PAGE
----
Wednesday, March 09, 2016

Oakfield & The "Strongest Protection”?

Chris Nutt reports from the CPRE London (Campaign for the Protection of Rural England) launch event this morning where their Report; The "Strongest Protection"? – Green Belt and Metropolitan Open Land in Greater London: the Real Story was unveiled. Link to Report. PDF.

Terrific event today to launch ‘The “Strongest Protection”? ‘ publication by the CPRE. BBC London will apparently report it tonight but they can’t get to film Oakfield as they had planned due to programming deadlines or something.

The speakers were, in order, Alice Roberts of the London CPRE, Baroness (Jenny) Jones of the Green Party and Dpty Mayor of the GLA, Zac Goldsmith (Conservative), Stephen Knight of the Lib Dems and Wes Streeting (no intro needed).

Alice said there are now 60 green sites under threat. The Report says Oakfield “is arguably the most alarming case of Green Belt under threat . . “.

Jenny Jones said removal of GB is, among other problems, presenting London with a flood risk. Boris is too laissez faire, passing planning application which go against his own London Plan – allowing building on school playing fields etc.

Zac Goldsmith will protect green spaces if elected mayor – “guaranteed” he said.

Steve Knight said there are 8 million trees in London – one for every resident. If we grow to 11 million by 2030 as planned, we should plan another 3 million trees.

Wes Streeting was pleased that Oakfield is on the front cover of the excellent report. He referred to John Prescott saying, “The Green belt is a Labour achievement and we mean to build on it.” (ho, ho). He said Sadiq Khan will NOT allow building on green belt – and Wes noted the consensus among all the speakers and their Parties on this. He referred to a recent meeting with the RBC Leader (Jas Athwal) to urge him to find and plan to develop Brown Filed sites, utilizing sites however small, and said he had discussed one particular site in detail. He referred to Oakfield and that the Conservatives had designated it for development and the Labour group had continued with this. He affirmed that even if not GB this is irrelevant since it is a vast open space that encourages sport and recreation and the coming together of a diverse community – it’s good to “have this space to bring together children of all backgrounds”. If lost it is lost forever etc. We must protect it to maintain the quality of life enjoyed so far, to walk around our open space. “Oakfield is a wonderful community space.” That’s a direct quote.

I spoke to Wes afterwards and we agreed to meet.

More anon,



  1. Joyce O'Reason8:01 pm, March 10, 2016

    It's all very well defending these sites but no one comes up with a tangible solution to the housing shortage.
    Build on brownfield sites I hear the cry,great idea create homes on some lovely contaminated waste.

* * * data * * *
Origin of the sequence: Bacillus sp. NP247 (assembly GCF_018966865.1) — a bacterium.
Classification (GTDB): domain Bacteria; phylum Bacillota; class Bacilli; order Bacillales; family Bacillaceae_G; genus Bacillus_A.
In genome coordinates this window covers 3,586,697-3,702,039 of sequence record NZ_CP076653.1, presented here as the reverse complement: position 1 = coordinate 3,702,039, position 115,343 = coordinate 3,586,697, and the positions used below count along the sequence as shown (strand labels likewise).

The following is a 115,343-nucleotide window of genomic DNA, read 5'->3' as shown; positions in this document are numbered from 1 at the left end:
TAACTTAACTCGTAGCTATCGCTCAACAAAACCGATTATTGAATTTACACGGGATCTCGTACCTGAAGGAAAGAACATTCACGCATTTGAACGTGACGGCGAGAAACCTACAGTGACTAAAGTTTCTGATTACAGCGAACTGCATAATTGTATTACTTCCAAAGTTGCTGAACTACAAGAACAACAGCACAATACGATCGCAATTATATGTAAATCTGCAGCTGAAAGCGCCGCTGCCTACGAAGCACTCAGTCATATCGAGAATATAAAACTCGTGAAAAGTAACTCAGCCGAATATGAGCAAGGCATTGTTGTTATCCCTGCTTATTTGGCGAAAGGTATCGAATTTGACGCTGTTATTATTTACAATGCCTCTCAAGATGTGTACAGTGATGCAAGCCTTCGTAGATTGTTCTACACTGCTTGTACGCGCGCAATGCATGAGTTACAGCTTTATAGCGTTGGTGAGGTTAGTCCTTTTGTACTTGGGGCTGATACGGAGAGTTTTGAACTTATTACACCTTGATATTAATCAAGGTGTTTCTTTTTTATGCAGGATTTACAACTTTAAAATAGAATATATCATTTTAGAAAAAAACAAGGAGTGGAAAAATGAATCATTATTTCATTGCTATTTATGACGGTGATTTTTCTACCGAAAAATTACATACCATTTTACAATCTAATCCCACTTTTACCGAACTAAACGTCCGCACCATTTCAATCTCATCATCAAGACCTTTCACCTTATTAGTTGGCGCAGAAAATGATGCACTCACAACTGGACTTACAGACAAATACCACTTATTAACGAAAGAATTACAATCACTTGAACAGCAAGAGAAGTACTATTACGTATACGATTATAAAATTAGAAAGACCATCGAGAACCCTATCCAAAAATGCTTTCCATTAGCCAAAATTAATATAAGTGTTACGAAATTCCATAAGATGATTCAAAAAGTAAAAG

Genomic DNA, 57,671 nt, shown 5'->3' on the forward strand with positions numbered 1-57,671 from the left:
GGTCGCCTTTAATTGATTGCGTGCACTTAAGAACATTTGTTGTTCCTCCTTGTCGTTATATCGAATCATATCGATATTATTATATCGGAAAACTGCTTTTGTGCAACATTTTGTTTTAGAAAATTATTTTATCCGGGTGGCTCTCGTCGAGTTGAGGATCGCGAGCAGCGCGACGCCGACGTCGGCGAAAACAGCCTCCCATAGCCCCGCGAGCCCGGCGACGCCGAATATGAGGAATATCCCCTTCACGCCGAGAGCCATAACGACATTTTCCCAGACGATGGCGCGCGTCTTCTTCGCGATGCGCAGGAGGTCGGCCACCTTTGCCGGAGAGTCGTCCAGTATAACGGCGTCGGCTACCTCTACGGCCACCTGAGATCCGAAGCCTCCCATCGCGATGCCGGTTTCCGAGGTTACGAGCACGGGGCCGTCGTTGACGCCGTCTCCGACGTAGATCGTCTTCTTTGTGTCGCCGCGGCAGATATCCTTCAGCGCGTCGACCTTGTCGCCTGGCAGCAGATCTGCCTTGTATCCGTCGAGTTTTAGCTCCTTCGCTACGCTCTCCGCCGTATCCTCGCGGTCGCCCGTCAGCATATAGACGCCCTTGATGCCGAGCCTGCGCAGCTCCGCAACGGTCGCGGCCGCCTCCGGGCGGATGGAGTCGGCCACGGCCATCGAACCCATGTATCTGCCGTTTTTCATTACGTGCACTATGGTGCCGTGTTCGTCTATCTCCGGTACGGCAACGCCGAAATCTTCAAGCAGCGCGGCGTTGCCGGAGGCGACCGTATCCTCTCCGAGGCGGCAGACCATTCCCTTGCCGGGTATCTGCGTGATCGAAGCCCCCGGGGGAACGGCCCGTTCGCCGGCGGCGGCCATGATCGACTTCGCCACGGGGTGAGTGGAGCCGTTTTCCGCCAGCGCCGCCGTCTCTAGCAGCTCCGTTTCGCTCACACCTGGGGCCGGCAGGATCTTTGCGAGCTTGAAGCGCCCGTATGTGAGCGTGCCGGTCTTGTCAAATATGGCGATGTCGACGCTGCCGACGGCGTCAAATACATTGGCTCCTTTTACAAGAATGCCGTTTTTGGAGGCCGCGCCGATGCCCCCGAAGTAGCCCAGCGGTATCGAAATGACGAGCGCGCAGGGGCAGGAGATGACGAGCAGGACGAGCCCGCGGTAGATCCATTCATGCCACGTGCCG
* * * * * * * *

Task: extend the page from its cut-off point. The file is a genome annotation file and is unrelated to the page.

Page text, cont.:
There many brownfield sites in Redbridge...not big enough to cope with demand, so the only way will be "up" with a new wave of tower blocks we all know and love from the 60's and brought such social joys through condensed housing.
    Sadly sites like these are the only options with enough capacity,or the borough will starve itself from any future it has.
    Its lovely to see Mr Prince who's leadership initiated this whole idea,but is now in every photo defending it.
    But credit due to his team for discovering this pot of green gold.I really dont know how the campaigners can ignore the catalyst for the battle they are fighting.

    Readers to this blog should read "The Green Noose" (Tom Papworth)which takes a very different approach to Green Belt and green space development, perhaps a more modern maverick view but one not to rule out when there are no other options left.

    1. The City of New York has a comparable population to that of London at 8.4million (2013) to 8.5million (2014) respectively. And yet New York covers only half the land area (give or take a few square yards) of that of London.
      If the yanks can do successful high rise without the 60s blight we had here, then perhaps we should be looking to see how they have done it and learn from their success?

    2. Joyce O'Reason7:06 pm, March 12, 2016

      How you can compare New York with London bemuses me.
      Many Americans choose this style of living because they have the choice.
      Given no choice but a tower block or live somewhere else is not a comparison.Whats wrong with building houses on a green space and everyone having their own bit of private green space or gardens ,like all the properties surrounding it. Its alright for some but others can go jump because someone wants to kick a ball around a field.
      We cant have it all I accept,but think of our future families,somewhere nice to live with good amenities and transport or a highrise,nowhere to park,built on toxic ground but a nice football pitch.
      These green deserts have no ecological benefit at all.
      At least houses with gardens trees and shrubs will give a massive boost to biodiversity far more than a grass pitch mown and weedkilled systematically .
      I bet the "greens" didnt think of that one did they!!
      Selfish nimby attitudes.

    3. Of course you are bemused by the comparison with New York – it blows a bloody great hole in your argument as witness your own contradictory words. You say that many Americans choose this style of living because they have the choice, yet deny the same choice here.

      And no one is talking about building on toxic land. Brownfield simply means something is already there and of no further use, e.g. the old King George Hospital site at Newbury Park or the Odeon and Q Cars sites at Gants Hill.